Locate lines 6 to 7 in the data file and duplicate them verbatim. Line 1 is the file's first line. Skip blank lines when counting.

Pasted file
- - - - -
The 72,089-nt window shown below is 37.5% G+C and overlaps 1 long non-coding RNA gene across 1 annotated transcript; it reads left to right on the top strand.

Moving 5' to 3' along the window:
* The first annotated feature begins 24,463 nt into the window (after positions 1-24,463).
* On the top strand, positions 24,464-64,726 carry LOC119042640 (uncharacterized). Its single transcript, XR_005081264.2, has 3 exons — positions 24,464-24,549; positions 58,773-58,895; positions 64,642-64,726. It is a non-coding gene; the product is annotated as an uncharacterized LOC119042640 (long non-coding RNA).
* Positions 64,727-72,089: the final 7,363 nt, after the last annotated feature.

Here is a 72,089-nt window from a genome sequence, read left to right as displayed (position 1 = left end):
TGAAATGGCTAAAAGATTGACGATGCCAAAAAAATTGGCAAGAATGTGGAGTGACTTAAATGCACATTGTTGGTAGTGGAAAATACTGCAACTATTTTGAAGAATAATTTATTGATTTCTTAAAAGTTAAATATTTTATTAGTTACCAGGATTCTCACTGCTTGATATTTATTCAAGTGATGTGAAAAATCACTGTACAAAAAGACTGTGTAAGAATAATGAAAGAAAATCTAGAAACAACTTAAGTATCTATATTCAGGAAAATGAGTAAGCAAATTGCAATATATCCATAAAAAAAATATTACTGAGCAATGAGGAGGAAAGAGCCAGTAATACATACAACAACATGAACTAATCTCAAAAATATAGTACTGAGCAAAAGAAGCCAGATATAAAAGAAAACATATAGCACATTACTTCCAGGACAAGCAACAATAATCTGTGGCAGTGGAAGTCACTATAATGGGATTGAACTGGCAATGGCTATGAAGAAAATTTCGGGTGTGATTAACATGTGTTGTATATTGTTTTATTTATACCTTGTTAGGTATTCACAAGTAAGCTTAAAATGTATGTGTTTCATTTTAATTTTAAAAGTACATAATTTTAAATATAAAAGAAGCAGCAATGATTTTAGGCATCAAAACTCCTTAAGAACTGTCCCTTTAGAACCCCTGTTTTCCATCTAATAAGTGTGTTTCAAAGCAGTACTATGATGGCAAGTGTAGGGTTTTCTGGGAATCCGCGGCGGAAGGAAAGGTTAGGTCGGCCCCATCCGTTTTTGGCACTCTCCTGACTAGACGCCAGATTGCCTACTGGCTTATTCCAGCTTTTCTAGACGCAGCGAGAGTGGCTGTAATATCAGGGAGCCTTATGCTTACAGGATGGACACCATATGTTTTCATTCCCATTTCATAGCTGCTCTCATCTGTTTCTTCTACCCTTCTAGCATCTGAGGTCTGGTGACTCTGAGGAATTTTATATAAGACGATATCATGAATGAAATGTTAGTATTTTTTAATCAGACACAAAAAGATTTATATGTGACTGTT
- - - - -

Here is a 72,089-nt window from a genome sequence, read left to right as displayed (position 1 = left end):
TGAAATGGCTAAAAGATTGACGATGCCAAAAAAATTGGCAAGAATGTGGAGTGACTTAAATGCACATTGTTGGTAGTGGAAAATACTGCAACTATTTTGAAGAATAATTTATTGATTTCTTAAAAGTTAAATATTTTATTAGTTACCAGGATTCTCACTGCTTGATATTTATTCAAGTGATGTGAAAAATCACTGTACAAAAAGACTGTGTAAGAATAATGAAAGAAAATCTAGAAACAACTTAAGTATCTATATTCAGGAAAATGAGTAAGCAAATTGCAATATATCCATAAAAAAAATATTACTGAGCAATGAGGAGGAAAGAGCCAGTAATACATACAACAACATGAACTAATCTCAAAAATATAGTACTGAGCAAAAGAAGCCAGATATAAAAGAAAACATATAGCACATTACTTCCAGGACAAGCAACAATAATCTGTGGCAGTGGAAGTCACTATAATGGGATTGAACTGGCAATGGCTATGAAGAAAATTTCGGGTGTGATTAACATGTGTTGTATATTGTTTTATTTATACCTTGTTAGGTATTCACAAGTAAGCTTAAAATGTATGTGTTTCATTTTAATTTTAAAAGTACATAATTTTAAATATAAAAGAAGCAGCAATGATTTTAGGCATCAAAACTCCTTAAGAACTGTCCCTTTAGAACCCCTGTTTTCCATCTAATAAGTGTGTTTCAAAGCAGTACTATGATGGCAAGTGTAGGGTTTTCTGGGAATCCGCGGCGGAAGGAAAGGTTAGGTCGGCCCCATCCGTTTTTGGCACTCTCCTGACTAGACGCCAGATTGCCTACTGGCTTATTCCAGCTTTTCTAGACGCAGCGAGAGTGGCTGTAATATCAGGGAGCCTTATGCTTACAGGATGGACACCATATGTTTTCATTCCCATTTCATAGCTGCTCTCATCTGTTTCTTCTACCCTTCTAGCATCTGAGGTCTGGTGACTCTGAGGAATTTTATATAAGACGATATCATGAATGAAATGTTAGTATTTTTTAATCAGACACAAAAAGATTTATATGTGACTGTT